During the time when I was in the vicinity of the Bram Fischer Foyer, where selfies were snapped with cellphones, I could count no less than 50 selfies taken by students with their leader. I only know showbiz celebrities inviting such interest, especially from young people. In my mind, I struggled to fathom the amount of patience that Ace Magashule has. But I then remembered that the Ace Magashule I know, never gets tired of people.
In ordinary circumstances, I have personally witnessed many a leader rushing off, with great impatience and hurry, from the scene of the meeting after closure. Many of the leaders I know would even ask that they be accompanied by their aides from the ‘commotion’ caused by people. I have always wondered what these leaders are rushing for. The Ace Magashule I know never seemed to be in a hurry when he is interacting with the masses.
Because of his deepened sense of attachment with the people, and his selfless vigour to solve people’s problems, Ace Magashule has earned himself the nickname of “Ngaka”, or medical doctor. This is because wherever he is, there is often a long queue of people waiting to be consulted by him. It would seem that wherever he goes, he carries with him medicines and a stethoscope, in anticipation to assist those in need of help.
Unless he is extremely busy, in my observation, he always makes time for people. Because of his seriously busy schedule, he could not always get a chance to meet with everybody, and this often left those who were not attended to in distress. He somehow became a victim of his own love to assist people. In one of the interactions we had, some member of the community demanded to see the Premier. When he did get the chance to address the Premier, the man requested R30 bus fare to Botshabelo.
To our amusement, the Premier never got irritated, nor did he attempt to ridicule the member in question. He simply ordered one of the people near him to assist the man. This man, who almost cracked his head as he wondered how he would reach home, and who had made several requests for assistance, to no avail, left the scene a very elated man. I doubt if this man will ever forget the gesture by the Ace Magashule I know.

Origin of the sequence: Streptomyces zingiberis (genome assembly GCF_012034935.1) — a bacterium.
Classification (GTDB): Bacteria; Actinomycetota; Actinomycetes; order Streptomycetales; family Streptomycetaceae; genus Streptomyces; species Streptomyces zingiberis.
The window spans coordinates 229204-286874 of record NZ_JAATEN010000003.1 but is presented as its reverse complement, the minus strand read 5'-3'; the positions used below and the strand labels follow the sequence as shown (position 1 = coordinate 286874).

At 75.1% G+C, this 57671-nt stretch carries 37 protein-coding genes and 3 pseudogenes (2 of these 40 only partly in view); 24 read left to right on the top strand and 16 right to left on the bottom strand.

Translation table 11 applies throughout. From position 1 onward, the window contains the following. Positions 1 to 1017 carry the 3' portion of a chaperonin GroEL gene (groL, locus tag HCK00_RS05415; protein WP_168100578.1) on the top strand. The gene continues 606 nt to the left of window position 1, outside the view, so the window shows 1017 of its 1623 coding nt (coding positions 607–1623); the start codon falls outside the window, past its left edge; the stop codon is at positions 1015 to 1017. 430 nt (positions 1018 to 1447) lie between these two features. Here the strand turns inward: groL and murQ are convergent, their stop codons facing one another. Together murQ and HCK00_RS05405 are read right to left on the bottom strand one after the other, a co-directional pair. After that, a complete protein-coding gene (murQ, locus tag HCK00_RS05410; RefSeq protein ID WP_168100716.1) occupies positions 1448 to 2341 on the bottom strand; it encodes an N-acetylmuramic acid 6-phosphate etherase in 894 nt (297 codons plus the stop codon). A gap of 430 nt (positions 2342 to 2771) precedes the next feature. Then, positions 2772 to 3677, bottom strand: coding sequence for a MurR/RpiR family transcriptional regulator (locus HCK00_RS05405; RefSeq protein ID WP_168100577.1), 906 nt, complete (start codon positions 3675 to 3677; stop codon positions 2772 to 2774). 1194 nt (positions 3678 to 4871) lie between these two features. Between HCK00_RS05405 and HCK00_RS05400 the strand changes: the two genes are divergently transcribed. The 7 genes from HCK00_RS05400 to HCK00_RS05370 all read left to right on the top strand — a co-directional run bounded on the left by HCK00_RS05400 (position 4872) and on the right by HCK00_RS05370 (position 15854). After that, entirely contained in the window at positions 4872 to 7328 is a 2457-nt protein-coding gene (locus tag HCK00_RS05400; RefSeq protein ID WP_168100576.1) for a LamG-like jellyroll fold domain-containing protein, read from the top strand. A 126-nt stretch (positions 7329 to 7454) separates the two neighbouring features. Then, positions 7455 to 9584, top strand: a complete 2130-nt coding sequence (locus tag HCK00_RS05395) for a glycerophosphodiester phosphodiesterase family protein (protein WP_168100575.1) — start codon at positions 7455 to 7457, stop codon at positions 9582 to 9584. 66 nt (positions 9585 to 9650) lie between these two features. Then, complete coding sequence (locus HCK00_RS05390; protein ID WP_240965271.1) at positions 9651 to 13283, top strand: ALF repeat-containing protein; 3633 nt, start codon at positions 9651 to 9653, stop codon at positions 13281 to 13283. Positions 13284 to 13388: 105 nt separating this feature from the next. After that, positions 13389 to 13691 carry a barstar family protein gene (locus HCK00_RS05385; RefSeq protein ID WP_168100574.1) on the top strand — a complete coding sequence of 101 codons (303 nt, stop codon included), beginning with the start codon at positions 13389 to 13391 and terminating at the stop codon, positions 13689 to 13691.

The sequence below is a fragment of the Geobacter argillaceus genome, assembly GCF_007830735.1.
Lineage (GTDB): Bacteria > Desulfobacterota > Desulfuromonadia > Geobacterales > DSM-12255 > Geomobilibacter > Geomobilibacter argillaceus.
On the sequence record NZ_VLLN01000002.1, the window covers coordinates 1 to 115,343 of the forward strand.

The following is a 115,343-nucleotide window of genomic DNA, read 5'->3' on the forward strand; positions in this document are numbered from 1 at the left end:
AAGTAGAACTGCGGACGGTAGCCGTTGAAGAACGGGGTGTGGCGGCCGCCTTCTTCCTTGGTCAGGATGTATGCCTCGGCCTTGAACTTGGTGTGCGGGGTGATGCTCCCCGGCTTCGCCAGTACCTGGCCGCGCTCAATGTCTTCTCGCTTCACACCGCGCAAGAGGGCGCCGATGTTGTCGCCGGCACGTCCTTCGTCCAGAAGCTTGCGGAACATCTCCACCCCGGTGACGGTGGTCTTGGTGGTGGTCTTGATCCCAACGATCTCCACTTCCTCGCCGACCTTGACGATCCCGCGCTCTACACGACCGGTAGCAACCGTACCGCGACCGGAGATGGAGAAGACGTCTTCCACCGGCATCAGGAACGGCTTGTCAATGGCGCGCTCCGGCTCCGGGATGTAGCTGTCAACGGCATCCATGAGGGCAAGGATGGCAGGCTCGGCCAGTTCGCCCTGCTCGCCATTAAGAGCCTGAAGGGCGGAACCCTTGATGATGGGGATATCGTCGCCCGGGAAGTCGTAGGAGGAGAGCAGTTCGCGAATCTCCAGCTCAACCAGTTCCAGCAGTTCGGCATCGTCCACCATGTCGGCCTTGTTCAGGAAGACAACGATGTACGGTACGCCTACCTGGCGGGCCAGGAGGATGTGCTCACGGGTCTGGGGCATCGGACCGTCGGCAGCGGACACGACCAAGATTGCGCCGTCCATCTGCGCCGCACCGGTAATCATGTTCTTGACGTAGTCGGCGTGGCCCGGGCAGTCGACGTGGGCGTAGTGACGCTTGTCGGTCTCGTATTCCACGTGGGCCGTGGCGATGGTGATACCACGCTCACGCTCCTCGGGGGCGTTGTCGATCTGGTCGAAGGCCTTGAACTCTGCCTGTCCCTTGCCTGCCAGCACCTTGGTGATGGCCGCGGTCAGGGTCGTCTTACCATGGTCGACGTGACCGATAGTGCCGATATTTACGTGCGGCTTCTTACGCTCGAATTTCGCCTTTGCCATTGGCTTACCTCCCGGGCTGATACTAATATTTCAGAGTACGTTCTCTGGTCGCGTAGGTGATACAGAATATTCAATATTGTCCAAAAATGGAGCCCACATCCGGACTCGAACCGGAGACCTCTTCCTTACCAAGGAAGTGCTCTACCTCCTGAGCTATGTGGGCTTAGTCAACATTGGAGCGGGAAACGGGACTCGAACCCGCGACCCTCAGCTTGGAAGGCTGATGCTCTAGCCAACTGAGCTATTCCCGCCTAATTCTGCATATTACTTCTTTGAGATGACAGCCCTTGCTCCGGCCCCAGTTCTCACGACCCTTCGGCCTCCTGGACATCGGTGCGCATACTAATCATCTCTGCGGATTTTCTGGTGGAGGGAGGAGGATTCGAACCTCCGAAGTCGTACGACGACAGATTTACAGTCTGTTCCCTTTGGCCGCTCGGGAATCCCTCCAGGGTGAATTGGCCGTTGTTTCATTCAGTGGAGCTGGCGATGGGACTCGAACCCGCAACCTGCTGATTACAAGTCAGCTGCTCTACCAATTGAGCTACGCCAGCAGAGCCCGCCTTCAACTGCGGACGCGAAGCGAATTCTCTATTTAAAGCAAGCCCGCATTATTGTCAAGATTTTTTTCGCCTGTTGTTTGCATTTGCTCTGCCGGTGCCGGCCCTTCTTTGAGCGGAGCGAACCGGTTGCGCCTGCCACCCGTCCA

Because of this unique trait of being a man of the people, Ace Magashule has been able to have a lot of people loyal to him. His love for the people is not conditioned for the cameras. He would assist people with any expectation of praise or recognition. In fact, he would be reluctant to offer help where there were cameras, making our jobs as his communications machinery very difficult. The Ace Magashule I know was a real man of the people, he was not a slave of cheap fame, but was interested in bringing real change to the lives of the ordinary people, those he knew and those he did not know.
Part 3: A Lover of Education
One of the distinct features of the living legacy of Ace Magashule is his burning passion for education. Ever since I caught interest in his political methods and style, I was always struck with awe by his dedication to making sure people received education. When I did my own research about this glowing love for education by my former Premier, I learnt that it comes a long way.
According to those who know him, Ace Magashule started the practice of supporting people to study long before he became a Member of Parliament, and even long before the dawn of democracy. His love for education, I am told, can be compared to his love for soccer; a trade which earned him the name ‘Ace’.
On one odd November day, he intercepted a shrewd plan by some who were planning to throw him a surprise birthday party. In his usual stern, and yet appealing demeanour, he apparently told those organisers; “Why don’t you spare that money and rather use it to fund educational fees for needy students?” This selfless character is located deep in the womb of the lasting legacy of the Ace Magashule I know.
When I went further to try and unpack the fire behind Ace Magashule’s passion for education, I took particular interest in his speeches, especially those emanating from his heart. One common trend related to his mention of Hendrik Verwoerd’s flawed, racist and myopic convictions about black people.